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Discussion Starter #1
I "tested" my Jack Russell on raw chicken on Sunday. It was a piece out of the "giblet" bag stuck down in a Cornish game hen. I'm not sure if it was a heart or liver or gizzard. When I gave it to him, he carried it off to another room, which I predicted he would do. I just assumed he ate it, but when I went into the room later, I found a blob of chicken guts on the floor. It looked like he had spit it out but not eaten it because it wasn't digested. He loves cooked chicken, though, so now I have a sinking feeling that it's going to be hard to get him to eat raw.
 

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Uh-oh. Goofed already.
Hehe, don't feel bad. You aren't the first and won't be the last. You haven't done anything that will damage the dog. Just back up and start over again. I started over what I discovered what I was doing wrong in the beginning.
 

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Discussion Starter #5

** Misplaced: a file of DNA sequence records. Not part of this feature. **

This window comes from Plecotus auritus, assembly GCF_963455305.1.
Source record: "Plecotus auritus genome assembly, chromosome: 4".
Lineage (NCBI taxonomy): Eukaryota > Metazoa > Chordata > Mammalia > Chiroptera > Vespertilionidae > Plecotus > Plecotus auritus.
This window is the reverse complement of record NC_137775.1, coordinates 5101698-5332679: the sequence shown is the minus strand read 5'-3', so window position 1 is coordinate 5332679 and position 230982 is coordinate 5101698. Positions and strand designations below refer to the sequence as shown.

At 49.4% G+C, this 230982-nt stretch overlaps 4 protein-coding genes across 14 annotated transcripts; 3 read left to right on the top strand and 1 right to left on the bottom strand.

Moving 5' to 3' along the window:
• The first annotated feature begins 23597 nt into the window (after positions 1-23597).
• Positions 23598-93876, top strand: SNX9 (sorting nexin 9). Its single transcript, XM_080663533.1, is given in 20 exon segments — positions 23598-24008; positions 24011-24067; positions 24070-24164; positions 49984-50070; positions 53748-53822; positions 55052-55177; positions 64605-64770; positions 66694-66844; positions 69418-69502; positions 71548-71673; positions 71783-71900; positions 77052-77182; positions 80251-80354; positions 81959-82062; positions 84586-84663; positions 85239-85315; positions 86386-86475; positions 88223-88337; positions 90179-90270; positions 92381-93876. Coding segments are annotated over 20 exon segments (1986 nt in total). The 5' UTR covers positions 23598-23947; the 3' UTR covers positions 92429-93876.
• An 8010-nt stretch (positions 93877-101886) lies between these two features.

Thanks for making me feel better.:smile:

Something occurred to me as I was making the goof and giving my dog the raw chicken guts: Raw chicken doesn't smell good but cooked chicken does and my dogs are practically glued to me when I'm cleaning a cooked chicken carcase or putting away chicken leftovers so they obviously like the smell of it. Why would they be enticed to eat raw chicken? :confused:
 

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That's why sometimes you have to sear the chicken for a second so it brings out the aromas and entices the dogs to eat it. Once they realize it's just as tasty as cooked chicken, you should have no problem getting them to eat it.
 

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I thought I read something somewhere that said not to sear the chicken.:confused:
You probably saw where I said it. :smile: I don't advocate searing chicken. I always picture people searing for 15 or 20 minutes and that will cause problems. Searing in the raw feeding world is 2 or 3 seconds on a side.
 

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Yes, no more than 2 to 3 secs on one side, turn it over and 2 to 3 secs on the other side. Yes, this is a temporary thing only if you have trouble getting a dog to eat raw. You shouldn't have to do it more than 2 or 3 times.
 
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